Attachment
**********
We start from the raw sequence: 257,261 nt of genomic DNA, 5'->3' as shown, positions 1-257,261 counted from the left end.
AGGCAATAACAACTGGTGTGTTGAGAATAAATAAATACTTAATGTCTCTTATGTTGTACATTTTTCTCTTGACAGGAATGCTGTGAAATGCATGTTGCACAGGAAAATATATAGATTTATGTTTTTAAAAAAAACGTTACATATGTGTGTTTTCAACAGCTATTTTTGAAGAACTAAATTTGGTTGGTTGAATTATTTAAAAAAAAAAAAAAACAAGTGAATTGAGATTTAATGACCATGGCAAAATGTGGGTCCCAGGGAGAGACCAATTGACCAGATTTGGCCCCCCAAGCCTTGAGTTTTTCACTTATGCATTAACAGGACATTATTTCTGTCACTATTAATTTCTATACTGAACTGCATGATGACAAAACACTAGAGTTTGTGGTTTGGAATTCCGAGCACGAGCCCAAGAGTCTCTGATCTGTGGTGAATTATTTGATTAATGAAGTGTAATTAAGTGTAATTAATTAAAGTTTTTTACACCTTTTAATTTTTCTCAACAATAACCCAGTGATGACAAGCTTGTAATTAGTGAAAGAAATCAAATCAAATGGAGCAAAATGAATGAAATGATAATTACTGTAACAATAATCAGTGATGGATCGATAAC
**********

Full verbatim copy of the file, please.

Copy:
We start from the raw sequence: 257,261 nt of genomic DNA, 5'->3' as shown, positions 1-257,261 counted from the left end.
AGGCAATAACAACTGGTGTGTTGAGAATAAATAAATACTTAATGTCTCTTATGTTGTACATTTTTCTCTTGACAGGAATGCTGTGAAATGCATGTTGCACAGGAAAATATATAGATTTATGTTTTTAAAAAAAACGTTACATATGTGTGTTTTCAACAGCTATTTTTGAAGAACTAAATTTGGTTGGTTGAATTATTTAAAAAAAAAAAAAAACAAGTGAATTGAGATTTAATGACCATGGCAAAATGTGGGTCCCAGGGAGAGACCAATTGACCAGATTTGGCCCCCCAAGCCTTGAGTTTTTCACTTATGCATTAACAGGACATTATTTCTGTCACTATTAATTTCTATACTGAACTGCATGATGACAAAACACTAGAGTTTGTGGTTTGGAATTCCGAGCACGAGCCCAAGAGTCTCTGATCTGTGGTGAATTATTTGATTAATGAAGTGTAATTAAGTGTAATTAATTAAAGTTTTTTACACCTTTTAATTTTTCTCAACAATAACCCAGTGATGACAAGCTTGTAATTAGTGAAAGAAATCAAATCAAATGGAGCAAAATGAATGAAATGATAATTACTGTAACAATAATCAGTGATGGATCGATAAC